A health equity critique of social marketing: Where interventions have impact but insufficient reach

Department of Anthropology, Durham University, Dawson Building, South Road, Durham DH1 3LE, UK. Electronic address: .
Social Science [?] Medicine (Impact Factor: 2.56). 04/2013; 83:133-41. DOI: 10.1016/j.socscimed.2013.01.036
Source: PubMed

ABSTRACT Health interventions increasingly rely on formative qualitative research and social marketing techniques to effect behavioural change. Few studies, however, incorporate qualitative research into the process of program evaluation to understand both impact and reach: namely, to what extent behaviour change interventions work, for whom, in what contexts, and why. We reflect on the success of a community-based hygiene intervention conducted in the slums of Kathmandu, Nepal, evaluating both maternal behaviour and infant health. We recruited all available mother-infant pairs (n = 88), and allocated them to control and intervention groups. Formative qualitative research on hand-washing practices included structured observations of 75 mothers, 3 focus groups, and 26 in-depth interviews. Our intervention was led by Community Motivators, intensively promoting hand-washing-with-soap at key junctures of food and faeces contamination. The 6-month evaluation period included hand-washing and morbidity rates, participant observation, systematic records of fortnightly community meetings, and follow-up interviews with 12 mothers. While quantitative measures demonstrated improvement in hand-washing rates and a 40% reduction in child diarrhoea, the qualitative data highlighted important equity issues in reaching the ultra-poor. We argue that a social marketing approach is inherently limited: focussing on individual agency, rather than structural conditions constraining behaviour, can unwittingly exacerbate health inequity. This contributes to a prevention paradox whereby those with the greatest need of a health intervention are least likely to benefit, finding hand-washing in the slums to be irrelevant or futile. Thus social marketing is best deployed within a range of interventions that address the structural as well as the behavioural and cognitive drivers of behaviour change. We conclude that critiques of social marketing have not paid sufficient attention to issues of health equity, and demonstrate how this can be addressed with qualitative data, embedded in both the formative and evaluative phases of a health intervention.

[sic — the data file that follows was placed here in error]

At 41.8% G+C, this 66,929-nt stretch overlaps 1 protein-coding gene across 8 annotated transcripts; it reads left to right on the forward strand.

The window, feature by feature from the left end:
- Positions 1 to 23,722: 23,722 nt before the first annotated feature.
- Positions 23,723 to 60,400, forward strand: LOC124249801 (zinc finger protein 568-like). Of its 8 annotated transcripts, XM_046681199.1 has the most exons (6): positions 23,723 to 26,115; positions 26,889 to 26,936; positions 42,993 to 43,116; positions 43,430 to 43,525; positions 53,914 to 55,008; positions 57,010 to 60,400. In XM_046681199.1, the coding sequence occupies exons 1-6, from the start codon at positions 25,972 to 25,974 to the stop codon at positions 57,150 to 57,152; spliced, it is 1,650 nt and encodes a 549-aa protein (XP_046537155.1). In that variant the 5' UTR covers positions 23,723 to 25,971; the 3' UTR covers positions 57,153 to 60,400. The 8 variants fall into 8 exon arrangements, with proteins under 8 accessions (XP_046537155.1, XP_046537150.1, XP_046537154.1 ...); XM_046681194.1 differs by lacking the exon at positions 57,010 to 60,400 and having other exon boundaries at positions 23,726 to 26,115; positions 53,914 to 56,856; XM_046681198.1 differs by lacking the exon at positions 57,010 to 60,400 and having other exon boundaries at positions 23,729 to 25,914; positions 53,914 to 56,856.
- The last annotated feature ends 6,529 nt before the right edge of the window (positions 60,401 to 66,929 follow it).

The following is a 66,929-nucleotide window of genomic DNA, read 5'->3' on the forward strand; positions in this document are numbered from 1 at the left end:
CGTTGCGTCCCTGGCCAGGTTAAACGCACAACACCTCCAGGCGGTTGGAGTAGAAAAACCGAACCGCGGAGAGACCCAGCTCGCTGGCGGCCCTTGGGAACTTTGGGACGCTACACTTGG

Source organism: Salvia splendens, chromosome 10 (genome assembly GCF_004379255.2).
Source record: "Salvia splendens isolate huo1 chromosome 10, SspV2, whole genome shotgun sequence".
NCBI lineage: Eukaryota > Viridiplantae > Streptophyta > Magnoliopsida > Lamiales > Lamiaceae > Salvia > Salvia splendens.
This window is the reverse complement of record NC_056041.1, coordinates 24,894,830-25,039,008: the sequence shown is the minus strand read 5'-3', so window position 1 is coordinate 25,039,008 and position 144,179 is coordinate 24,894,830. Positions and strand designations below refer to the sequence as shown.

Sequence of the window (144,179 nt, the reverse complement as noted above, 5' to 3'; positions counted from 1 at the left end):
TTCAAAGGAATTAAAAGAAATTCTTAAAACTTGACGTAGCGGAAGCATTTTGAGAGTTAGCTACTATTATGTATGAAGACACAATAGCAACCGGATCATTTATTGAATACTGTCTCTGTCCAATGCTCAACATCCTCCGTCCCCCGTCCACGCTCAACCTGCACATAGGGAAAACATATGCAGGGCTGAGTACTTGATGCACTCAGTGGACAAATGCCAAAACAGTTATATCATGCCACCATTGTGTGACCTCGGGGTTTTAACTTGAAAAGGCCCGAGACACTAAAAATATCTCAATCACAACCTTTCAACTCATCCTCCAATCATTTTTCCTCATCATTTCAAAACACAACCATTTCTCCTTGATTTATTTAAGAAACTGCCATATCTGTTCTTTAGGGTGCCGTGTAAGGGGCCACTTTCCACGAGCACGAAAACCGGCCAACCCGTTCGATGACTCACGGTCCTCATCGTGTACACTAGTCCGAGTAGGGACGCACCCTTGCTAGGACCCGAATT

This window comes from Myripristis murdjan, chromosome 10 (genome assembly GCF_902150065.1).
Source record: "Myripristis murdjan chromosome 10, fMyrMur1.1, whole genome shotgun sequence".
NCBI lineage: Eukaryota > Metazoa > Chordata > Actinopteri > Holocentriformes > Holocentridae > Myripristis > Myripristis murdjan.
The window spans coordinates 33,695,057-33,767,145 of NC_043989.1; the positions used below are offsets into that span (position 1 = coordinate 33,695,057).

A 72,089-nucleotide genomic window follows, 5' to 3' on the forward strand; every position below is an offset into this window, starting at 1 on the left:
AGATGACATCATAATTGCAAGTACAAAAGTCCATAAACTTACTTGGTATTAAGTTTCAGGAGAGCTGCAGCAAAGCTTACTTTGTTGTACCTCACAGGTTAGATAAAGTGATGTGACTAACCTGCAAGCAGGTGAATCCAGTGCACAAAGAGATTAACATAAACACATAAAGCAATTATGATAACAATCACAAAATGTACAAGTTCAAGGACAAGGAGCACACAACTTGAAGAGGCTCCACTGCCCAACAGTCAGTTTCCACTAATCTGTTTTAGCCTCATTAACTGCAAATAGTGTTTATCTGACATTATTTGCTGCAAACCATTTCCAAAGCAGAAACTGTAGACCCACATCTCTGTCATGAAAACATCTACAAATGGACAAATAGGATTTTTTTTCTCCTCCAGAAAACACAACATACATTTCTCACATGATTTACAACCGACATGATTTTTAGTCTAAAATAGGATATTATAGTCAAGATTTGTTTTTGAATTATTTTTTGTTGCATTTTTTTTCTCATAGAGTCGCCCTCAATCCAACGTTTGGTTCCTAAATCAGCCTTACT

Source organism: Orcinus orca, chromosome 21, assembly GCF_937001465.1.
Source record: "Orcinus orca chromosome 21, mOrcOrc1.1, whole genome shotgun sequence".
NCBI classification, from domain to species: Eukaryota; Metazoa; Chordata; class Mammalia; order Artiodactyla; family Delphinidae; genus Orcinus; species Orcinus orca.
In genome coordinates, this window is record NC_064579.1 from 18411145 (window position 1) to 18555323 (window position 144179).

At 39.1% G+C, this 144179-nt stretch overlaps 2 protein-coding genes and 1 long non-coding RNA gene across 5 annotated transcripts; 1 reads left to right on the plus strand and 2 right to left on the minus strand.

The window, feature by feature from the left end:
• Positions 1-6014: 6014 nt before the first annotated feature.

Download full-text


Available from: Catherine Panter-Brick, Mar 01, 2015
1 Follower
  • Source
    [Show abstract] [Hide abstract]
    ABSTRACT: In the spirit of critical reflection, we examine how the field of global health might surmount current challenges and prioritize its ethical mandate, namely to achieve, for all people, equity in health. We use the parlance of mastering deadly sins and striving for greater virtues in an effort to review what is needed to transform global health action. Global health falls prey to four main temptations: coveting silo gains, lusting for technological solutions, leaving broad promises largely unfulfilled, and boasting of narrow successes. This necessitates a change of heart: to keep faith with the promise it made, global health requires a realignment of core values and a sharper focus on the primacy of relationships with the communities it serves. Based on the literature to date, we highlight six steps to re-orienting global health action. Articulating a coherent global health agenda will come from principled action, enacted through courage and prudence in decision-making to foster people-centered systems of care over the entire lifespan.